I particularly like the way he emphasized and paused at the word United as he was saying United States of America at the end of that clip. He was sending a message and I got it loud and clear.

It was a good week for Barack Obama and it was a good week for America. I’m landing in America in a few hours. I’ve missed it. It is my home and I love it dearly, particularly this week.

Fun Friday: Airbnb vs Hotel

The Gotham Gal and I have been on two weeks of overseas travel. We’ve been in four hotels and one apartment over that time. And I must say the apartment is much more relaxing than the hotels.

Which leads me to the question of where folks like to stay when they travel. In the title of this post I called it Airbnb vs Hotel, but what I really mean is do you like to stay in someone’s apartment/home or in a hotel? The former category could include VRBO, Homeaway, Airbnb, a friend’s apartment, or something else.

Profits vs Growth

One of the things I’ve always struggled with as an investor in high growth tech companies is the tension between getting profitable vs growing more quickly. It has become a central tenet of tech growth investing (in both the public and private markets) that growth is more valuable than profitability and you can always focus on profits once you have “captured the market.” This leads to behaviors like investing heavily in sales and marketing to increase the growth rates of a business beyond what it can grow at “organically.”

A few months ago, I blogged about a formula I came across at a board meeting a while back that says your year over year growth rate plus your pre-tax operating margins need to be at least forty percent. Meaning you can grow at 100% per year and have operating margins of -60%. Or you can have flat growth and have 40% operating margins. Or you can grow at 20% per year and have 20% operating margins. There is no magic to the forty percent target, but I do like establishing some relationship between acceptable levels of profitability (or losses) and growth. Too many times I have seen companies invest in growth for growth sake without having any constraints or sanity checks on that investment and the losses that result from that investment.

We have worked with/invested in a few super high quality companies over the past decade that did not make this tradeoff. They got profitable early on in the life of their company and then were able to use their profits to reinvest in the business and continue to grow at very high year over year growth rates without having to burn money and raise capital. Indeed.com is probably the best example of this group but we have had a number of them and they are all special companies that I have enormous respect for.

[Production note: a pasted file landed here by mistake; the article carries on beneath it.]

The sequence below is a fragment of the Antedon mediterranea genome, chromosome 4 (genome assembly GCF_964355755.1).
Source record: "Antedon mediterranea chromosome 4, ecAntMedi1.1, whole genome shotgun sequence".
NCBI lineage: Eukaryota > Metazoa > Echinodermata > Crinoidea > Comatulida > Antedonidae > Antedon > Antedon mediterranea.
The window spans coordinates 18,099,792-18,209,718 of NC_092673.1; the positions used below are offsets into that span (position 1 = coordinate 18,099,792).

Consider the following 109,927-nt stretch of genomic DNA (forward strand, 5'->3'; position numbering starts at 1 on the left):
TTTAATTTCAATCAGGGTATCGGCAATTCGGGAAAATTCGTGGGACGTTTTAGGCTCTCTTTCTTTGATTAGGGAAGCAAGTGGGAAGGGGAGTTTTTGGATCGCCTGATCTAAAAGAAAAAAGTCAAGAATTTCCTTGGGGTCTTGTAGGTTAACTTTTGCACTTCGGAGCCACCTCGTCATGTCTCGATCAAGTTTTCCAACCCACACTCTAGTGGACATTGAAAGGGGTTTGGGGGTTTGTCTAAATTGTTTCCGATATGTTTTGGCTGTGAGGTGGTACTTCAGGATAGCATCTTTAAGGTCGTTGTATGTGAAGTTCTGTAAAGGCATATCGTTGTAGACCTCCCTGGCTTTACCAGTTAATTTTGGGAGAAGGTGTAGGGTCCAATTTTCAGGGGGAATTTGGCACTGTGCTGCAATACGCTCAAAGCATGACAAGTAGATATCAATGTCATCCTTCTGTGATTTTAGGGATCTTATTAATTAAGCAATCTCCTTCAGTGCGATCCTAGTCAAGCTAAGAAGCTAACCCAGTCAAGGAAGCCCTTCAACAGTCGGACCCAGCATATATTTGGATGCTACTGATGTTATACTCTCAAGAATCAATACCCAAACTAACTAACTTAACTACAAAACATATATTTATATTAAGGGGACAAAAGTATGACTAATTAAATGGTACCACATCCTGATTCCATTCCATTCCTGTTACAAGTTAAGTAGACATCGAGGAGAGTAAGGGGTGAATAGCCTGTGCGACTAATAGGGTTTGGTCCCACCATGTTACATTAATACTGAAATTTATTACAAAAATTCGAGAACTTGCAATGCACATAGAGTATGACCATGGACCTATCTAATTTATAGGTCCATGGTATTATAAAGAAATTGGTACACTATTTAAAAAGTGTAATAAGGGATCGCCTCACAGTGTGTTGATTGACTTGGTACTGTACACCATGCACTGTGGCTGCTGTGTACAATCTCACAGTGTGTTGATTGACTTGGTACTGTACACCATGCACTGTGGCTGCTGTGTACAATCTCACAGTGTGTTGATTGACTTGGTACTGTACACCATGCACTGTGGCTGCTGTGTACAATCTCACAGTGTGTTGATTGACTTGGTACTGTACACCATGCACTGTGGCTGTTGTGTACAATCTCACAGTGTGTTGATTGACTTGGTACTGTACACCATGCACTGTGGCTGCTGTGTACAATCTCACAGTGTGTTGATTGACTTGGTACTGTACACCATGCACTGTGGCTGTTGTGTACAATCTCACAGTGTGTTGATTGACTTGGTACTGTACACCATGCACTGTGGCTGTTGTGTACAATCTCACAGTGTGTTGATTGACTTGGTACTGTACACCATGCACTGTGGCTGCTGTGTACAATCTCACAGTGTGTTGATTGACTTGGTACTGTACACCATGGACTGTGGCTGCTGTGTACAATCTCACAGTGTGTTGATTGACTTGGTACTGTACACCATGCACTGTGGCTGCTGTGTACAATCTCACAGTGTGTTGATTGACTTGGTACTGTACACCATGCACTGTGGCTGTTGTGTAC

These experiences lead me to question the orthodoxy in the world of technology that says if you are not investing heavily in growth (and losing money), then you are not maximizing the potential value of your business over the long haul. It doesn’t have to be that way. Now maybe you need to have a very special company that has real structural competitive advantages in the marketplace to avoid this tradeoff. Or maybe you just need to be a really sharp and experienced business person to be able to do this (that’s how I would describe Paul and Rony, the founders of Indeed.com, for example).

I also think the profit motive, generating more revenues each year than the expenses you are spending to do that, is a really valuable constraint on a management team. It forces them to think creatively and logically about the investments they want to make. It roots out bad investments in people, product, sales, marketing, and elsewhere in the business and helps to maintain a lean and mean highly functioning organization. If you don’t need to make money because there is plenty of capital available to fund your losses and you are “investing in growth”, then you can also avoid making the hard decisions that focus an organization and insure a high quality team where everyone is pulling their weight.

I don’t want to come off as a positive cash flow freak. It is our business to invest in companies to allow them to run operating losses in order to get a product in market, grow the business and team, and create value for the founders, management, and shareholders. Most of our portfolio companies lose money and we are used to reading income statements with lots of red on them and staring at runway calculations showing when the money runs out.

But I’m a bit sick and tired of the objective of every operating plan I see is to get the business to a point where it can raise money at a much higher price. That’s nice and it’s how the VC/startup game is played. But at some point I’d prefer to see an operating plan that has the objective of getting to sustainable profitability. And I do mean sustainable.

Because, as I said earlier, some of the very best companies we have worked with at USV got profitable early on in their life and maintained profitability while revenues grew100% year over year for a number of years. It can be done. Maybe the reason that many entrepreneurs don’t think it can be done is nobody is telling them it can. So I’m doing that.

Does It Tell A Story?

The Gotham Gal and I were having breakfast today and talking about a pitch deck one of her portfolio companies had sent her for a critical review before going out on the road to raise money. She told me that she made a bunch of suggested changes because it “needed to tell a story.”